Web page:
Hiding the horror and the complexity and the suffering and the nuance and the processes...processes like transgenerational trauma...keeping all those out of awareness and visibility is part and parcel of how they are kept in operation. And...interrupting them...changing them...opting out of them...is virtually impossible until they are more fully and widely known and understood and recognized...by those who are members of dominant groups. Those who belong to the targeted groups know what's going on...it's those who do the damage who evince ignorance and obliviousness.

So...in furtherance of the goal of getting through the thicket of obfuscations and obliviousnesses and invisiblities of oppression...the question that I'm struggling with is whether it is possible to have transgenerational trauma without also having transgenerational responsiblity or transgenerational culpability?

In other words...if harm carries across generations...doesn't it follow that responsibility for that harm also carries across generations? It seems to me that it would...and does. But...it may be that I'm being misled and confused by words or language or skewed logic. I don't know. I don't think so though.

Note: I'm writing and thinking this from the position of an older European ancestored heterosexual male...which means I've been well indoctrinated in obliviousness...for decades. Hence, it is likely I've committed profound omissions and errors or distortions in my efforts to express my thinking on this topic. Anyone choosing to assist in correcting my ignorant or unintentional error making in this post will have my gratitude. Thank you.

Friday, October 23, 2015

New Mexico is

maybe my all time favorite place on planet Earth...especially northern New Mexico up around Taos. It is an area that is almost magical in terms of the way the beauty of the sky and the desert and the mountains affect me. The sky there is a blue so deep and rich that it almost sparkles.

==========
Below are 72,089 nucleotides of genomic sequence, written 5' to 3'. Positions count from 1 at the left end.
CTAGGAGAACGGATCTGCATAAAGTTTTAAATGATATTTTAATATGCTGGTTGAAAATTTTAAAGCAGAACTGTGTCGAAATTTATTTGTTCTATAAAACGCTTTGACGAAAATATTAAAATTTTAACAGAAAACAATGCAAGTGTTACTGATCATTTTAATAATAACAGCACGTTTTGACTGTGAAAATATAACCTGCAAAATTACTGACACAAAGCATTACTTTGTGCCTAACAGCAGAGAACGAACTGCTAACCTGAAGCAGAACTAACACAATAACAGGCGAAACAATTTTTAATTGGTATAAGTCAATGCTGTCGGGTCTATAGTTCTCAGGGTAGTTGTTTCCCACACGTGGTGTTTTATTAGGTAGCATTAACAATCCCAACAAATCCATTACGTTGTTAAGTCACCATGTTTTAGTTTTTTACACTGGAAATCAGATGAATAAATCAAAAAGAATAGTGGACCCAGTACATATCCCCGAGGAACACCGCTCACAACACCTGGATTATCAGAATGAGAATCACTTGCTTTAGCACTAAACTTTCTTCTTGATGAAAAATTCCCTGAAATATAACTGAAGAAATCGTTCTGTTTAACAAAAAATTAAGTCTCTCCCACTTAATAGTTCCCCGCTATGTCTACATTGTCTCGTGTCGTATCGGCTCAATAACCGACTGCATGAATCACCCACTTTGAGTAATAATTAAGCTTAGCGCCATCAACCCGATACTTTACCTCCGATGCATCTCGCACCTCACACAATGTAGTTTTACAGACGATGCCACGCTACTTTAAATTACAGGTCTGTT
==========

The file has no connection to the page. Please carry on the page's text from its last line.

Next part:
Our two main goals for a trip were to catch the Aspens and Cottonwoods around Taos as they turned golden in celebration of Autumn and to visit the Acoma Pueblo. We were fortunate enough to manage both.

entry roadway to Acoma
I borrowed the photo from the wikipedia entry about Acoma Pueblo...it shows the road that leads up to the location of this settlement. Up on the mesa where the houses of the traditional Acoma village are located is situated a catholic mission. I also borrowed the photo below that shows the structure.
mission at Acoma
Some time ago I had read a bit about how that building came to be located at the Acoma village and because of what I knew I didn't go inside although the tour includes visiting the interior of the building. I maybe will write about that in another post...it's a sordid and ugly tale as are most that have to do with the European invasion of the western hemisphere.

This post is mainly about one of the three fur people that live with us because in order to make the trip they were kindly cared for by Jeannie (the director) out at Heartland Rabbit Rescue.

Luigi, Jr and J.J.
The fellow on the left who has the dark hair on his nose is Luigi, Jr. He's one of those bunnies that staggers you with his cuteness...his brother is called JJ...who is no slouch in the cuteness department either. I wrote earlier about their coming to live with us.